Report: Medicaid expansion in Tennessee would kill jobs


By Chris Butler | Tennessee Watchdog

NASHVILLE — Interest groups can harp on all day about Tennessee’s supposed need to expand Medicaid under Obamacare.

A new report, however, strongly suggests doing so would kill several thousand jobs in the state and undo whatever economic progress Tennessee has made since the national economy almost collapsed six years ago.

The free market think tank Beacon Center of Tennessee, along with Virginia-based State Budget Solutions, released the report this week, using data from both state and federal governments.

The report said Medicaid expansion in Tennessee would cost each household $1,148 in additional personal income and kill 67,433 private sector jobs.

Should Tennessee expand Medicaid under Obamacare? One new report says no.

If true, is that enough to prompt the average Tennessean to furiously demand state officials not expand Medicaid?

“What people will hear in support of Medicaid expansion is that this is free money. It’s coming from the federal government, and it’s not going to cost you a dime and that is the fundamental problem here with the way the debate is going,” study author J.Scott Moody told Tennessee Watchdog.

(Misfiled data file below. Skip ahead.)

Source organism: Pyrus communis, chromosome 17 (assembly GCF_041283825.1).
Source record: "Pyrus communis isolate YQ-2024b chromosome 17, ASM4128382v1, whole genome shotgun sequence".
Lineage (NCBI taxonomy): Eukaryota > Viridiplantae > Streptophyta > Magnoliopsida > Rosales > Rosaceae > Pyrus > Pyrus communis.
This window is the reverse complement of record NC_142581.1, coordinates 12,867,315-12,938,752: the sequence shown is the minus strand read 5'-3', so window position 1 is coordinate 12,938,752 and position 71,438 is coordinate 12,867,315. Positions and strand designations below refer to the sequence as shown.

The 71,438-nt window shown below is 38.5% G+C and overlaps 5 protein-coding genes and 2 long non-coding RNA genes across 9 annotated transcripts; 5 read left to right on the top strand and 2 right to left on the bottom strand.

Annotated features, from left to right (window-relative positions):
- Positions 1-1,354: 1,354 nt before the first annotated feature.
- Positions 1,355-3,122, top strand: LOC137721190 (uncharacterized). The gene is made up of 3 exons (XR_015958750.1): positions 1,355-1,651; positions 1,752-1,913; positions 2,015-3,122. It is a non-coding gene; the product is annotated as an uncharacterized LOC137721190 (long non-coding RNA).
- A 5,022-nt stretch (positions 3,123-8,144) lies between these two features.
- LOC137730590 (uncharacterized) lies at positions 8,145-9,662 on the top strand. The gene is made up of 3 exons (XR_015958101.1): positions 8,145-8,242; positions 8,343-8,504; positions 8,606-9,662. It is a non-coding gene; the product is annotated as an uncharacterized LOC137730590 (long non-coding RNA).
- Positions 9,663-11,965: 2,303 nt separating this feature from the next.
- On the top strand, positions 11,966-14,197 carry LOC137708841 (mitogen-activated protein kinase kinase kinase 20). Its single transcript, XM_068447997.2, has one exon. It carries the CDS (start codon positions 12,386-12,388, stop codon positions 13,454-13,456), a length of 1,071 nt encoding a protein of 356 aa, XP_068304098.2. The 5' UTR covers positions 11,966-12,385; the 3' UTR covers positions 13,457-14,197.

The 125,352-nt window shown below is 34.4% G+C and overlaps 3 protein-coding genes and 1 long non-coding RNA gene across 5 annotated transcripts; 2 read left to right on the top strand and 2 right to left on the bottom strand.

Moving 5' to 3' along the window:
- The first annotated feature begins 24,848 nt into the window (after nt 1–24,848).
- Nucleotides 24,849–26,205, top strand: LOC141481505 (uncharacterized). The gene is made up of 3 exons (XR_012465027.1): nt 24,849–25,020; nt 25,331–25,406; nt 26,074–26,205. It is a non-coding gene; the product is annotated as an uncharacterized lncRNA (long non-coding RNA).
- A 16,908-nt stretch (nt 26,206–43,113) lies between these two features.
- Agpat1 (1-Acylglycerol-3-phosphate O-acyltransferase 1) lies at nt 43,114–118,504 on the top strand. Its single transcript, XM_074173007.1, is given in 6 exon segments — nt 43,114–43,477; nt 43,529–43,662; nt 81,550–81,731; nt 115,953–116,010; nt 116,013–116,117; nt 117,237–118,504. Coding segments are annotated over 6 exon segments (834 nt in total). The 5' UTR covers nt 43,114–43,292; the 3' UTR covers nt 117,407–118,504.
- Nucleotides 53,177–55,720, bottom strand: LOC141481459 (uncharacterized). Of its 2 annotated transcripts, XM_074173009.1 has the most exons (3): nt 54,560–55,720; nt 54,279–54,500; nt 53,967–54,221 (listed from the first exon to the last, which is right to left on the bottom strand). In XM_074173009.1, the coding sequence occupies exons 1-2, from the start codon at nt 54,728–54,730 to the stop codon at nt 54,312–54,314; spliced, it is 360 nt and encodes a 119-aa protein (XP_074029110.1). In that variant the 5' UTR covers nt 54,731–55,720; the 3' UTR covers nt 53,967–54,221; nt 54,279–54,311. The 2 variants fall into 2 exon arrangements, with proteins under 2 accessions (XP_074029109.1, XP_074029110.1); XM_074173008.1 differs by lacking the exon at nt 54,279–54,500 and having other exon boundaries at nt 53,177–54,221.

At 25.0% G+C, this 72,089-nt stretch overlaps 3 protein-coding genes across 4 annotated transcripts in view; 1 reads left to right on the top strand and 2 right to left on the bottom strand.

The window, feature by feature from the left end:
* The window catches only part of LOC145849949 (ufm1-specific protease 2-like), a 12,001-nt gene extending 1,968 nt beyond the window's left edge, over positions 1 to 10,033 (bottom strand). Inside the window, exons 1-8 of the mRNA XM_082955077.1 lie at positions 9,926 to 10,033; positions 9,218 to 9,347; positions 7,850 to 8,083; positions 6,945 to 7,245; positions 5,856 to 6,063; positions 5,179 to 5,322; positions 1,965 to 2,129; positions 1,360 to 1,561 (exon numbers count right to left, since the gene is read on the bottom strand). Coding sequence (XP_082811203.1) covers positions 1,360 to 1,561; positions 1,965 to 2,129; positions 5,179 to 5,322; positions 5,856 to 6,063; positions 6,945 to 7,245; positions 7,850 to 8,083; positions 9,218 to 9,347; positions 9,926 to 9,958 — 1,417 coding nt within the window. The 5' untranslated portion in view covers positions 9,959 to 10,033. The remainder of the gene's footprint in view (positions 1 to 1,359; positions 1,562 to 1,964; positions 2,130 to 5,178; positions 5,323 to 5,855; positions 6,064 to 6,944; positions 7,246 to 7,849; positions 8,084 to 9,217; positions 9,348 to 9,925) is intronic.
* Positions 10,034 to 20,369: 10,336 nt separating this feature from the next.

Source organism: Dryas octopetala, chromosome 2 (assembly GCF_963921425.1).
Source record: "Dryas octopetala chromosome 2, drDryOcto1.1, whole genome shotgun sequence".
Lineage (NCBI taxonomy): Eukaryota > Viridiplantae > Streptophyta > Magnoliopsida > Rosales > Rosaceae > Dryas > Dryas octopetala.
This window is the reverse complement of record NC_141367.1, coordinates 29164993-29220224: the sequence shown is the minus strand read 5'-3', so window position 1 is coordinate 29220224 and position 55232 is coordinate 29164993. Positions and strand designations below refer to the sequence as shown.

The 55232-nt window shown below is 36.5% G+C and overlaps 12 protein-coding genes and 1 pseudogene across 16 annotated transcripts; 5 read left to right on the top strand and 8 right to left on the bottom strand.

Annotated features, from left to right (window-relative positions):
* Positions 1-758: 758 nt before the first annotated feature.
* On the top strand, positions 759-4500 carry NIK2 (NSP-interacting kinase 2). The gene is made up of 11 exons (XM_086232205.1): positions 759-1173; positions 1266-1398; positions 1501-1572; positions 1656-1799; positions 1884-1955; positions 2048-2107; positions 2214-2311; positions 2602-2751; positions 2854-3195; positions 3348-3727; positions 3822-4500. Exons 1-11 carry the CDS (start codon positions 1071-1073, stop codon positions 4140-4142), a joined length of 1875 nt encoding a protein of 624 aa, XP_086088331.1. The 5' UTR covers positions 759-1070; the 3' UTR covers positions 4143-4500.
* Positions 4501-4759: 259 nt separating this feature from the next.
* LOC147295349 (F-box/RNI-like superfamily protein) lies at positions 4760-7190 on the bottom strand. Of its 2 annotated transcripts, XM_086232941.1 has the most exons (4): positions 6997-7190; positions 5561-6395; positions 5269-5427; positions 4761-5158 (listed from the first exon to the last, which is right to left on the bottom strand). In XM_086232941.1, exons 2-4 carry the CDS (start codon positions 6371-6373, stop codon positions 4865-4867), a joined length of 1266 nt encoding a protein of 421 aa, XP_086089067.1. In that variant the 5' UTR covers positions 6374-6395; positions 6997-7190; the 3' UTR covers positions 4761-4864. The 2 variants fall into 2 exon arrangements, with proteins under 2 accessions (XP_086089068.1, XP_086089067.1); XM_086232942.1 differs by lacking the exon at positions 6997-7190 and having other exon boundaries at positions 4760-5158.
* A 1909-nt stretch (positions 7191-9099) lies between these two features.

“It is in fact going to cost you money because when you look across the 50 states many states already expanded Medicaid not because of Obamacare but just as a matter of policy and when you look at those states they aren’t growing like other states.”

Moody said the current system needs reform because there’s “a lot of waste in the system.”

J. Scott Moody

“The problem with Medicaid expansion is that most of the folks put on are able-bodied adults. They don’t fit the profile of the truly needy and that is something that needs to be taken into account.”

Last week, Tennessee Watchdog profiled two cases, among many others, of fraud and waste involving TennCare, the state’s version of Medicaid.

Moody’s report recommends government officials abandon the federal government’s one-size-fits-all approach and focus more on solutions that work best locally.

The report says Tennessee’s private sector has diminished from 92.1 percent in 1929 to 68.6 percent in 2013.

While Tennessee now has the 33rd largest private sector in the country, expanding Medicaid will bring it down to the 35th, the report said.

“There is a significant correlation between the size of the private sector and household income,” the report said.

“As a consequence of Obamacare’s expansion of Medicaid, Tennessee’s taxpayers will pay a steep economic price with lower incomes and fewer jobs.”

Medicaid expansion means Tennessee, unlike most of its neighboring states, would become increasingly dependent on Medicaid and that would crowd out the private sector, the report said.

Moody said only the private sector can create wealth and generate new income in an economy.

“Government spending, on the other hand, is the redistribution income first extracted by taxes. Yet, the very process of redistribution comes at a very high economic cost,” Moody wrote in the report.

Contact Christopher Butler at

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